A support group can be most beneficial at certain points of the infertility experience:
- When faced with making a difficult decision
- When embarking on new parenting options
- When dealing with a major loss
If any of the following statements apply to you, consider joining a support group:
- I’m feeling lonely and isolated
- I have very few people to talk with about my infertility. No one understands
- Everyone I know is pregnant or has children
- My partner is the only one I have who provides emotional support
- Infertility is affecting my work and career
- I feel that my life plan is out of control. I’m having trouble navigating through my medical treatment options
- I can’t decide when “enough is enough”
- Holidays and coping with family and friends is becoming more and more difficult.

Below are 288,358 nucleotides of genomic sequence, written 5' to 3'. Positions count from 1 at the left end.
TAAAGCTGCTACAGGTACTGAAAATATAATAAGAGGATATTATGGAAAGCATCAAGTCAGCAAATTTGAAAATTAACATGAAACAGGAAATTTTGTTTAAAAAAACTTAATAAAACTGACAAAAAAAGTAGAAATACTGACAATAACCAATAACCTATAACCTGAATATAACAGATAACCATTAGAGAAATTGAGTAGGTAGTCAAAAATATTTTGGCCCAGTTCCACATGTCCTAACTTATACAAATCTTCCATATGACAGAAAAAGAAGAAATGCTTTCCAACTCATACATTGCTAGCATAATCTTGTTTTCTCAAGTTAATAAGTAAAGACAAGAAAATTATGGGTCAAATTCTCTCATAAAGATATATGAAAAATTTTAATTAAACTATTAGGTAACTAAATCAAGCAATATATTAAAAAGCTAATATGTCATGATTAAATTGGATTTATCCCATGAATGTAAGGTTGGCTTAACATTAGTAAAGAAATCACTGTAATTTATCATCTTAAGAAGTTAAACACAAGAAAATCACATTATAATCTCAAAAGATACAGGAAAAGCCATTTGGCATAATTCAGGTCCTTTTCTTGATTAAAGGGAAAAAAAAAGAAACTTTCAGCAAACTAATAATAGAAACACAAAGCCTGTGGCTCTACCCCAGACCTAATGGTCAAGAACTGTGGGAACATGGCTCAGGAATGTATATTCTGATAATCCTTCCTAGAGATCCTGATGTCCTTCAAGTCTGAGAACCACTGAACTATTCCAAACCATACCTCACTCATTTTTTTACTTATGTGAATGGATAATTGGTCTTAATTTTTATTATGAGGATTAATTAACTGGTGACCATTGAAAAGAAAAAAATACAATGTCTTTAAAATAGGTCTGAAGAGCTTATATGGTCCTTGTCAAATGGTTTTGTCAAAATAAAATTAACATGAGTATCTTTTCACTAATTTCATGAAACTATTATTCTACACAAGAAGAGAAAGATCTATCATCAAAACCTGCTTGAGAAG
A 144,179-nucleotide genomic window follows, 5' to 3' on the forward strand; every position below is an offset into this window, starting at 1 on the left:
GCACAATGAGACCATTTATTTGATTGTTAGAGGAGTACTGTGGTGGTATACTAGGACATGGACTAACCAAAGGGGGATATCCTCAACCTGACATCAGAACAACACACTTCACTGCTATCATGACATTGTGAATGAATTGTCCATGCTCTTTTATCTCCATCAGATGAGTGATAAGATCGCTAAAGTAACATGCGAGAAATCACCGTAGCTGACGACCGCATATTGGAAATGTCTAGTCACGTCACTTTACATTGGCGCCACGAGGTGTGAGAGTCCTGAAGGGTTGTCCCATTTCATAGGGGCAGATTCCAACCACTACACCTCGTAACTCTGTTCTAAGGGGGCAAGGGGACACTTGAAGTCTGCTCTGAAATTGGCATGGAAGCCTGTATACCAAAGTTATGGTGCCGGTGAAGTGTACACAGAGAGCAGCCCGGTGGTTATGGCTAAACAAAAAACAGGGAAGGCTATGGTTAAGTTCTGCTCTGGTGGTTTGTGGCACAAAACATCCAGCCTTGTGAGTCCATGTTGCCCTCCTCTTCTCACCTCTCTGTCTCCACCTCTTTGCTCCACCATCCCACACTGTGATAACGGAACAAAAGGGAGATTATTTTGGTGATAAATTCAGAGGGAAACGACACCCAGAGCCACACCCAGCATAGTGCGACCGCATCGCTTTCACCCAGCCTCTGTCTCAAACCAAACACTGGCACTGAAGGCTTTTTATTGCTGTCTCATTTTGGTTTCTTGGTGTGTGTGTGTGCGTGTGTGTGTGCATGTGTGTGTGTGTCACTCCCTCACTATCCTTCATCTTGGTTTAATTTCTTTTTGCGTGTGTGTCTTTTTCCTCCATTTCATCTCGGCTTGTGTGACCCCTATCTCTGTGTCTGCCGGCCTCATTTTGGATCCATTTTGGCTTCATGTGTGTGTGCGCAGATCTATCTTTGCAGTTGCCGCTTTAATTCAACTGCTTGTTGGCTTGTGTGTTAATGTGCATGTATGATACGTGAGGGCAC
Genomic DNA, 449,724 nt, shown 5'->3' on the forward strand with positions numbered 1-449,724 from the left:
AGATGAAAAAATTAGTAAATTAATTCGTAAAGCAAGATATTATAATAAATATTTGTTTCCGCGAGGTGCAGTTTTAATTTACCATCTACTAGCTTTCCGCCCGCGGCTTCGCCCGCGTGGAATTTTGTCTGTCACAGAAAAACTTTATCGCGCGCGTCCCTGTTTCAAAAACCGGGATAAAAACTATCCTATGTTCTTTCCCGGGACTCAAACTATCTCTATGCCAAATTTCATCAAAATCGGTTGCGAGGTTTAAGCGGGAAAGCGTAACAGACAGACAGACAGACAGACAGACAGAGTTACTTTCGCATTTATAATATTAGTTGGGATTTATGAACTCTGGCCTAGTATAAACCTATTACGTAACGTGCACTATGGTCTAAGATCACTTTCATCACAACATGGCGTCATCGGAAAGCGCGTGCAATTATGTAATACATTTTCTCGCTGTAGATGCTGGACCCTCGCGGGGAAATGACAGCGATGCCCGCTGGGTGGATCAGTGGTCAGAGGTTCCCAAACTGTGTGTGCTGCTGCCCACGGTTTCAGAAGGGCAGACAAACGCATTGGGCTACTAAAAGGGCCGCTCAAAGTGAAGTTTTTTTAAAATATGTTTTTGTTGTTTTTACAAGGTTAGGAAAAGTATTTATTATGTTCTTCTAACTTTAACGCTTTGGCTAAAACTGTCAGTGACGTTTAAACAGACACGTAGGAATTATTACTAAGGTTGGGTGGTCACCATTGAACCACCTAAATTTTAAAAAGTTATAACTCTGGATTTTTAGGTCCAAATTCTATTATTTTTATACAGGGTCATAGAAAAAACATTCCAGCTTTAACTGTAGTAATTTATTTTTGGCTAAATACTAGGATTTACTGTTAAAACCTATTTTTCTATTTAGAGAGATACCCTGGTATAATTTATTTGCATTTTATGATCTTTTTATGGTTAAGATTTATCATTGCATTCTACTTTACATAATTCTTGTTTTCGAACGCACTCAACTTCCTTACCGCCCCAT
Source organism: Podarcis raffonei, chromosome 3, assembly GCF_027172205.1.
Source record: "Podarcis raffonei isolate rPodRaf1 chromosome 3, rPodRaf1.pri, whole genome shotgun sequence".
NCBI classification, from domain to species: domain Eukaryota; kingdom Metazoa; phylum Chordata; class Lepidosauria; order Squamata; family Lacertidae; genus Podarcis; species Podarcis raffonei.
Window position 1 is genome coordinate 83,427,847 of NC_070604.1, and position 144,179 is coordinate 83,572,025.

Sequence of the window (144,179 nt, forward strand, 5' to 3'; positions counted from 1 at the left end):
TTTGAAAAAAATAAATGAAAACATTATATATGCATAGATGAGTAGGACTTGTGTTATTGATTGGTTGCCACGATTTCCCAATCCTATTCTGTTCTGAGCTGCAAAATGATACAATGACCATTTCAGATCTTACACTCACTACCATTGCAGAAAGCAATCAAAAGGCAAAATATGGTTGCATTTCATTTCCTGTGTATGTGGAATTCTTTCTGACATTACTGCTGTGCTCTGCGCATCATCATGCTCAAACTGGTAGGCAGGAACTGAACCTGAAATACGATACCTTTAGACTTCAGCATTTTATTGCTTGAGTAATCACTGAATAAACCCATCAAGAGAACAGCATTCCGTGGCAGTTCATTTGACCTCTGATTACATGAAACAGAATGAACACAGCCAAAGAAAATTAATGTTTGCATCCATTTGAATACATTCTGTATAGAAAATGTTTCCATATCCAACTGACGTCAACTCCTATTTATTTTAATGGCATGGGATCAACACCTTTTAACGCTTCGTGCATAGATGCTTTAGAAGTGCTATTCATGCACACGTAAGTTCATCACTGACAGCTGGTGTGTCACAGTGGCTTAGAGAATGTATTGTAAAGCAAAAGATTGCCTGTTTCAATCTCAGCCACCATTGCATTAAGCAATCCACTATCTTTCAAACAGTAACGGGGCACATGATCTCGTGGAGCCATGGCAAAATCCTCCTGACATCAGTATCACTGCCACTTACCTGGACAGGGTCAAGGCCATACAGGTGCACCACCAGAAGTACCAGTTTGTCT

Myths and Facts
You may hesitate to join a support group because of some assumptions about what happens at the group. Consider these myths and facts:
Myth: Being in a support group is like going to therapy.
Fact: A support group is not designed to offer professional counseling or psychological therapy. It is, however, therapeutic to talk with others about an intense experience like infertility.
Myth: I’ll have to bare my soul and talk about the most private areas of my life.
Fact: It is up to you to decide how much information and emotion to share with the group. You remain in control.
Myth: Joining a support group of infertile women or couples will just make me feel worse.
Fact: You will receive support for your pain and disappointment and will also learn new methods of coping that can help you move forward.
– Content curtesy of Resolve